The first Decramastic roofs were made in NZ in the 1950s. These consisted of galvanized steel being pressed into a tile form and coated with a bitumen emulsion, known as mastic, and then covered with coloured aggregates or stone chip for decoration. Also known as Decrabond or pressed metal tiles, they were widely used in New Zealand during the 1970s and 1980s. Some versions of mastic or bitumen based pressed metal roof tiles produced prior to the early 1980s contain asbestos. The asbestos is found in the Mastic or bitumen used to adhere the stone chip to the metal. Only mastic or bitumen based pressed metal roof tiles are affected. There is no product formulations available to identify with any certainty when asbestos containing mastic or bitumen was used. And product information (such as manufacturing dates and batch data) was generally not included on tiles produced prior to the early 1980s, and is therefore not available to verify the presence or absence of asbestos in the tiles produced at that time. This means that all mastic or bitumen pressed metal roof tiles should be tested prior to works. Over time the stone chip wears and exposes the mastic bitumen and with weathering the asbestos can be released. High pressure water should not be used on asbestos containing roof tiles.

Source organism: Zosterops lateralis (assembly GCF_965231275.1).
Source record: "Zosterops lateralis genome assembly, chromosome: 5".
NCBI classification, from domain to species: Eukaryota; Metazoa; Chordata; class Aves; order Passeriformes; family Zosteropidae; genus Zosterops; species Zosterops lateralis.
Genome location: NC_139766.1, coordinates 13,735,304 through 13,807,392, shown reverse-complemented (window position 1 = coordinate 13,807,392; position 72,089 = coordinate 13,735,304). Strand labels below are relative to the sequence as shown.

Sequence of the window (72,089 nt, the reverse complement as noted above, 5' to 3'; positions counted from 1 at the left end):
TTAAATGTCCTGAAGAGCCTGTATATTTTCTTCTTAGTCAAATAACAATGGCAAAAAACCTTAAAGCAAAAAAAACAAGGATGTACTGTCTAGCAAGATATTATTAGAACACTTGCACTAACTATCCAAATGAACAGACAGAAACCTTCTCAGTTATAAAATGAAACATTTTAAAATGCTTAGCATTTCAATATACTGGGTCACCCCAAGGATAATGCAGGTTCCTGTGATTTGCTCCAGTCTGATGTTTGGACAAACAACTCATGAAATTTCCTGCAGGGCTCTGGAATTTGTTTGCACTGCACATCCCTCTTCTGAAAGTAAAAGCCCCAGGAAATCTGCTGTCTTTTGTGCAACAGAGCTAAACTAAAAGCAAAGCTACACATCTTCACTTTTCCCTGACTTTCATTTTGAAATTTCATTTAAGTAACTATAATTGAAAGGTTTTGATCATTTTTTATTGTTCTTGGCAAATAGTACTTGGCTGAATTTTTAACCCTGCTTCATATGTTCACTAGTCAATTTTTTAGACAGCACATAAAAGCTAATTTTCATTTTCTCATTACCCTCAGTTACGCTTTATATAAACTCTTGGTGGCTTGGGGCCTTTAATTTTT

Results & Sampling: 70% of analysis and advice roofing samples submitted were positive for the presence of asbestos in 2020, similarly 74% were positive in 2019. When sampling, buildings may have a mix of asbestos and non-asbestos roof tiles, samples should be representative of the materials present and ensure sufficient bitumen mastic and stone chip is provided. Feel free to contact us at the Laboratory for any queries about your samples.